(The Australian News) - As I write this article, the Sensex would have probably reached another milestone of 18000 from the time it started its journey in 1979, thereby giving a compounded annual return (CAR) of around 16%. Very few investors must be running this endless marathon from the beginning, while others would have joined the race at different entry points on this Indian superhighway.
India is beginning to build its economic superhighway on sound infrastructure at a much faster pace and at a much larger scale. Hence, the ride hereafter can be smooth if it is maintained and overhauled from time to time.
The beginning of the 21st century saw India being recognised as a global IT outsourcing hub. International investors started considering India as a global socio-economic power driven by its young demographic profile, with higher disposable incomes offering a big domestic market for products and services. During the same phase, the decadal gross domestic product (GDP) grew from a meagre 4% to the current 8% and the stock market indices reflected this change.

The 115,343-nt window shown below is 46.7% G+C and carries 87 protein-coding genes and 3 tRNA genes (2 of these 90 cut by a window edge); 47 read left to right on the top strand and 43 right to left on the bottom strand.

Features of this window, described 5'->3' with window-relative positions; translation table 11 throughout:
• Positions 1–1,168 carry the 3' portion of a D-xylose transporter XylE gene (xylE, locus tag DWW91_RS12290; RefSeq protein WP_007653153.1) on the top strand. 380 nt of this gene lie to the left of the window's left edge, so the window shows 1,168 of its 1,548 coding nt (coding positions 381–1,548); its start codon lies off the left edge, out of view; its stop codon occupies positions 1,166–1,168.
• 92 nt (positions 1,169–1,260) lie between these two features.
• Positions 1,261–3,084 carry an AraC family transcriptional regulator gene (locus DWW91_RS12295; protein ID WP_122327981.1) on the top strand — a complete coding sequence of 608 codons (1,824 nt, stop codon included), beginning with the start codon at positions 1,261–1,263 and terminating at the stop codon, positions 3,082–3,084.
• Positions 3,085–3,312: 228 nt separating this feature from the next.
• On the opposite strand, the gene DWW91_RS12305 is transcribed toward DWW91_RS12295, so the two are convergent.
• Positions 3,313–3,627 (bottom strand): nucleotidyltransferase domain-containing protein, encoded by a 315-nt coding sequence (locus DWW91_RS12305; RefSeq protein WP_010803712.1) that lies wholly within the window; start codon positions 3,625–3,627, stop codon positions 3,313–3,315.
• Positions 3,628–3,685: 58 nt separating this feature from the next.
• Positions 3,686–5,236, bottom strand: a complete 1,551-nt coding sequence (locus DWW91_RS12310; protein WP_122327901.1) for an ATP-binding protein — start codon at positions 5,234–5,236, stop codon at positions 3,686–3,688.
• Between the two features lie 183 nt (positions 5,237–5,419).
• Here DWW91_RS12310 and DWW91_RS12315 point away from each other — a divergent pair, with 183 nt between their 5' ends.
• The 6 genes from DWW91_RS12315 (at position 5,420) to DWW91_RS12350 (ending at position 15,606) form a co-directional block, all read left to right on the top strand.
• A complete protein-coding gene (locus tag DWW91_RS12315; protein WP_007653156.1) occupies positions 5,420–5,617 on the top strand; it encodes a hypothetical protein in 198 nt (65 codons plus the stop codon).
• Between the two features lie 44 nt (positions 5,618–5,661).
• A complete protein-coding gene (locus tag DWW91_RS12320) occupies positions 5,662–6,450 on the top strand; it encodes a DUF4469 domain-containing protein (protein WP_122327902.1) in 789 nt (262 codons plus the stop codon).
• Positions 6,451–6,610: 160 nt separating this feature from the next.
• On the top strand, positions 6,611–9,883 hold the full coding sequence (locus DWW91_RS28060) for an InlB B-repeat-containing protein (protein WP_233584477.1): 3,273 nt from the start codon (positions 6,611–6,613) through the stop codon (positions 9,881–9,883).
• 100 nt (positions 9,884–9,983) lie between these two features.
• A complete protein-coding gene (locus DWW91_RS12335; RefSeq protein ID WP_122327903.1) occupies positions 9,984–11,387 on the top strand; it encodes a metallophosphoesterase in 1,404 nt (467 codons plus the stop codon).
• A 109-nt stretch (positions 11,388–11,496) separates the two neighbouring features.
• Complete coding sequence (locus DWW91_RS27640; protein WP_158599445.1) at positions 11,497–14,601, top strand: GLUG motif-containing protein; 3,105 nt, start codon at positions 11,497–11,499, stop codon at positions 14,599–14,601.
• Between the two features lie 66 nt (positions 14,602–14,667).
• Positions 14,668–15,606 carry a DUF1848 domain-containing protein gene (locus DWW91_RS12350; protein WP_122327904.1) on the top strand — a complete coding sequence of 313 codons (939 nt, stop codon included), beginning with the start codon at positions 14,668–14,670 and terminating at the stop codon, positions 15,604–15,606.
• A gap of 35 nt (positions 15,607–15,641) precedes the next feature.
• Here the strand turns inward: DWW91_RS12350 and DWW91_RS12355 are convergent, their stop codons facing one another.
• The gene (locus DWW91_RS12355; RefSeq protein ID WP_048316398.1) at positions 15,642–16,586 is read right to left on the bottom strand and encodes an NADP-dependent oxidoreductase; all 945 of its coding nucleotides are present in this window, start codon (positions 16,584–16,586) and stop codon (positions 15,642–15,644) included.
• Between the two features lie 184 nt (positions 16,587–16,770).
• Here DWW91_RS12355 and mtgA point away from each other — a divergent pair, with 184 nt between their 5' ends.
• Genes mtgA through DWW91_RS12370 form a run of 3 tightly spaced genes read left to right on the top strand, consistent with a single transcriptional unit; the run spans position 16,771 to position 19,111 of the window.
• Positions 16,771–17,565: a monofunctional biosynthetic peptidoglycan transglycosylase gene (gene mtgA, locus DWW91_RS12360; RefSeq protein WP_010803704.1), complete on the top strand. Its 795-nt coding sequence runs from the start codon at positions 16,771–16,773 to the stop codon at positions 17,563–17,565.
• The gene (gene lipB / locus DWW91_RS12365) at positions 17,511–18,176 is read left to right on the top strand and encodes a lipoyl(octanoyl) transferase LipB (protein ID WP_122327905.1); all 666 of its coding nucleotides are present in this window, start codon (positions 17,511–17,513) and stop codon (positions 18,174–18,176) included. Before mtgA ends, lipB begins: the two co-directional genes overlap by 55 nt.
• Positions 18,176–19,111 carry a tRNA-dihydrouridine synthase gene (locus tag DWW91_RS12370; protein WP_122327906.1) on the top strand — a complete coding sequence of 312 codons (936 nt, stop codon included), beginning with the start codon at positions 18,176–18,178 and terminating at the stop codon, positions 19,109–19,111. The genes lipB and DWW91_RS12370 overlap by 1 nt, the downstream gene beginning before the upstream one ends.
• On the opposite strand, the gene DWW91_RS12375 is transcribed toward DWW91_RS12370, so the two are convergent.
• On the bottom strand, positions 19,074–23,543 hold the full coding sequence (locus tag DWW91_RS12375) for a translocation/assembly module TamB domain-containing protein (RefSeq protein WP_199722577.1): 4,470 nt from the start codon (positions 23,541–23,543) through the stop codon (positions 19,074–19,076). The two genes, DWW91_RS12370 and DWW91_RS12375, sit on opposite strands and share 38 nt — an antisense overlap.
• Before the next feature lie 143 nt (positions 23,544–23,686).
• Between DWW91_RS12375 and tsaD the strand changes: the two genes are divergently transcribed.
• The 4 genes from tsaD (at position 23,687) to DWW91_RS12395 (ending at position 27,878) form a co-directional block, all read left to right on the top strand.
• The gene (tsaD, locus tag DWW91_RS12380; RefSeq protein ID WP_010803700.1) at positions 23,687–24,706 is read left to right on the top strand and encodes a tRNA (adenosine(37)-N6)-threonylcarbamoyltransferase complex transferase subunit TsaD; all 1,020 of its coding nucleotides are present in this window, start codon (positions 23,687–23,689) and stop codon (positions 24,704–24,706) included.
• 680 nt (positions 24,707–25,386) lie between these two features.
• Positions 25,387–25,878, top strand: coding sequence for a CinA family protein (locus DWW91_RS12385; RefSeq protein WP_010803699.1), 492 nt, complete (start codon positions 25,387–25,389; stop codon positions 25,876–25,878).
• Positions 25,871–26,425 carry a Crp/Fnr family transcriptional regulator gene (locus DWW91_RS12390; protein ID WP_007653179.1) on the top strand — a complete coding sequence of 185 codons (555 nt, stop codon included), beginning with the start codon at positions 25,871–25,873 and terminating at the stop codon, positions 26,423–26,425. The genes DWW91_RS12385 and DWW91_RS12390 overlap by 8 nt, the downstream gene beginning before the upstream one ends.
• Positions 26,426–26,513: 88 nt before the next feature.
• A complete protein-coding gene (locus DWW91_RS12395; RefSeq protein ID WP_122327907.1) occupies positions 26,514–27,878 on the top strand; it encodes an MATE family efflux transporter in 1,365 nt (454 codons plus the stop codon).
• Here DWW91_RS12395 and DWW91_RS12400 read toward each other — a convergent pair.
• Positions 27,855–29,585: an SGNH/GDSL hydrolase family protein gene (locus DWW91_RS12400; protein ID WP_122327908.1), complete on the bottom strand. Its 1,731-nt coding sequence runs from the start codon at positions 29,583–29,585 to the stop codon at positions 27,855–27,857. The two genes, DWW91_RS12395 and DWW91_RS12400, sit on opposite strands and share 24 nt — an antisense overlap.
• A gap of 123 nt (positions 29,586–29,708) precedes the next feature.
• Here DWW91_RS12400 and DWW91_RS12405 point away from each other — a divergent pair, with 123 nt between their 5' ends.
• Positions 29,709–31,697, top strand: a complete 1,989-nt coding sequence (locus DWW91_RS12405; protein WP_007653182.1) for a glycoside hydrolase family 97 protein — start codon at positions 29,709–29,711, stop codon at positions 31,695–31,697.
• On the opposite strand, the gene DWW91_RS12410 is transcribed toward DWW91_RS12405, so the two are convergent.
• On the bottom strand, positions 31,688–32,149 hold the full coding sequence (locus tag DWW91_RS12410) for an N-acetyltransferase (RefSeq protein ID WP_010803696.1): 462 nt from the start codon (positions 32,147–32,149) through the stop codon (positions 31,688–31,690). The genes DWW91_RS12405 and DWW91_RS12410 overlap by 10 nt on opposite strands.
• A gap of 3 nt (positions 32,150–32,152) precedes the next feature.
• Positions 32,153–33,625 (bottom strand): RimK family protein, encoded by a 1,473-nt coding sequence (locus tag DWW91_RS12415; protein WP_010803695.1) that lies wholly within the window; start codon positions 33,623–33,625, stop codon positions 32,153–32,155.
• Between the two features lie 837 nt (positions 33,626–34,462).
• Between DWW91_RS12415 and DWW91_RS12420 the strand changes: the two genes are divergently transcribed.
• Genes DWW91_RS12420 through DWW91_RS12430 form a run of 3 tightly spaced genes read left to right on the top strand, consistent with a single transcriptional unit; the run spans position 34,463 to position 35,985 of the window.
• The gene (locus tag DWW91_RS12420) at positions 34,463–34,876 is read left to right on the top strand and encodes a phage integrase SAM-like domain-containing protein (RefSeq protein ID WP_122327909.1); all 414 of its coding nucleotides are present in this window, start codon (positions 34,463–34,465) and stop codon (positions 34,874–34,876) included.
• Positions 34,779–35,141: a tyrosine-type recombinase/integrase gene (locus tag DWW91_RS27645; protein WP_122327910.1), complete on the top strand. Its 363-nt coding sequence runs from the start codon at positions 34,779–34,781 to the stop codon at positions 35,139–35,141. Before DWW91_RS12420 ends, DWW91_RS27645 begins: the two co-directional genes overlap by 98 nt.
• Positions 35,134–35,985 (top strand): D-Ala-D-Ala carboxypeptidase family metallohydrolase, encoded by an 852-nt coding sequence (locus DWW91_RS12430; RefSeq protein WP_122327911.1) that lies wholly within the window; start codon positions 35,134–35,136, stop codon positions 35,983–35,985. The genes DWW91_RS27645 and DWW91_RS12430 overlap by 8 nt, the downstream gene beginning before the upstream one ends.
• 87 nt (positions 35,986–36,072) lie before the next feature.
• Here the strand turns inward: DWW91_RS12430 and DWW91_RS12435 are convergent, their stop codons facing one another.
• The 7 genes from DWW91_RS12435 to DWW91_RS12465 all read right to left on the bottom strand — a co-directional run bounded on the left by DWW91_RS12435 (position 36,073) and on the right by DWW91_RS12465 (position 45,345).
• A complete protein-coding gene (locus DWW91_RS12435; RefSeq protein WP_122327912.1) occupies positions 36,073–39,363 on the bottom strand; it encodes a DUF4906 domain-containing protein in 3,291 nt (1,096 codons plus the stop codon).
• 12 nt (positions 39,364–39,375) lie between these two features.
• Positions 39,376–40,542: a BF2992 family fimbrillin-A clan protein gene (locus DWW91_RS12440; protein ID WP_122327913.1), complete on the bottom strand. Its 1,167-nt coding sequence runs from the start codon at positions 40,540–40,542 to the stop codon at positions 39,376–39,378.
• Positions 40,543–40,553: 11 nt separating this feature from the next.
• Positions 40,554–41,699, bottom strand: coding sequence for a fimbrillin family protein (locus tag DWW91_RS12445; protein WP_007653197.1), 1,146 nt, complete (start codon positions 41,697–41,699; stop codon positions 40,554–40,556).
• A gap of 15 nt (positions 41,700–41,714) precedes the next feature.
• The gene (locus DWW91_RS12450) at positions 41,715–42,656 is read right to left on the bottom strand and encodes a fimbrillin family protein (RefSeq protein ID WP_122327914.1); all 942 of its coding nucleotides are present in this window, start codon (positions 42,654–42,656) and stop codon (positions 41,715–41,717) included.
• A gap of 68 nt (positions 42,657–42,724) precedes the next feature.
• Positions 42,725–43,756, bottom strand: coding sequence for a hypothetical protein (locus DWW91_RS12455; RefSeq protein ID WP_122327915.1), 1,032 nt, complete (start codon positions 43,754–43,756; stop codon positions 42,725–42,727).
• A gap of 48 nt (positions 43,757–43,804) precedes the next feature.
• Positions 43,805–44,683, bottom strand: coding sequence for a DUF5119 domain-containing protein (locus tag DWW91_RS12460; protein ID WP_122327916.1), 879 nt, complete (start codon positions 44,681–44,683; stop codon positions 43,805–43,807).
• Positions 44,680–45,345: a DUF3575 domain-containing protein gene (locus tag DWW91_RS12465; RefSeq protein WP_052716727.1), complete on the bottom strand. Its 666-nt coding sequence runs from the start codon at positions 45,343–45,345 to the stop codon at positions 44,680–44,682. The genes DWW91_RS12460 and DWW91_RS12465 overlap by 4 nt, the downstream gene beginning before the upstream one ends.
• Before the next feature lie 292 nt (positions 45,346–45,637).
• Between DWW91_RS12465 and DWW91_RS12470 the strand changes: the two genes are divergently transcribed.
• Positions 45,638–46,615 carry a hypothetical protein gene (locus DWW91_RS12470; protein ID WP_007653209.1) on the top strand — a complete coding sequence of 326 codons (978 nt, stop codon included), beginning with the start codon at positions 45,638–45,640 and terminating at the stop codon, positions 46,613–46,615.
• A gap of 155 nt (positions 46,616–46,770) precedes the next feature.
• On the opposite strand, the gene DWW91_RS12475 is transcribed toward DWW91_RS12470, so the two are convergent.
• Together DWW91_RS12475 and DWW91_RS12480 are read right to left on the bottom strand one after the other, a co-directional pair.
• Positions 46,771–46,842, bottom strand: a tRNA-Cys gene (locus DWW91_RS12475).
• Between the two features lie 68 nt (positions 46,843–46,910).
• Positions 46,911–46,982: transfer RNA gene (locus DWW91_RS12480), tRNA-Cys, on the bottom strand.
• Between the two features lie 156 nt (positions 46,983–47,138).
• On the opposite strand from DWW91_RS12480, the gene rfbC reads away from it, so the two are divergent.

The financial market in India has also metamorphosed into a more mature, well-regulated sector of the economy. The acceptance of derivatives products is evident in the huge volumes seen in this segment. Our market has emerged as one of the largest stock options and futures markets in the world. This reflects the maturity level and understanding of various market players.
On the one hand, retail volumes are surging and on the other hand, institutional participation through mutual funds, insurance companies and foreign institutional investors ( FIIs ) is increasing. This augurs well for investors as a class since there's no domination by any single class of market participants.
With raising of capital no longer being an issue, and the government acting as a catalyst for investment and more visibility of demand for goods and services, the corporate growth story across sectors is set to unfold over the next few decades against the backdrop of double-digit GDP growth. Globalisation will also have an impact on corporate competitiveness, which will open up other geographies for Indian products and services.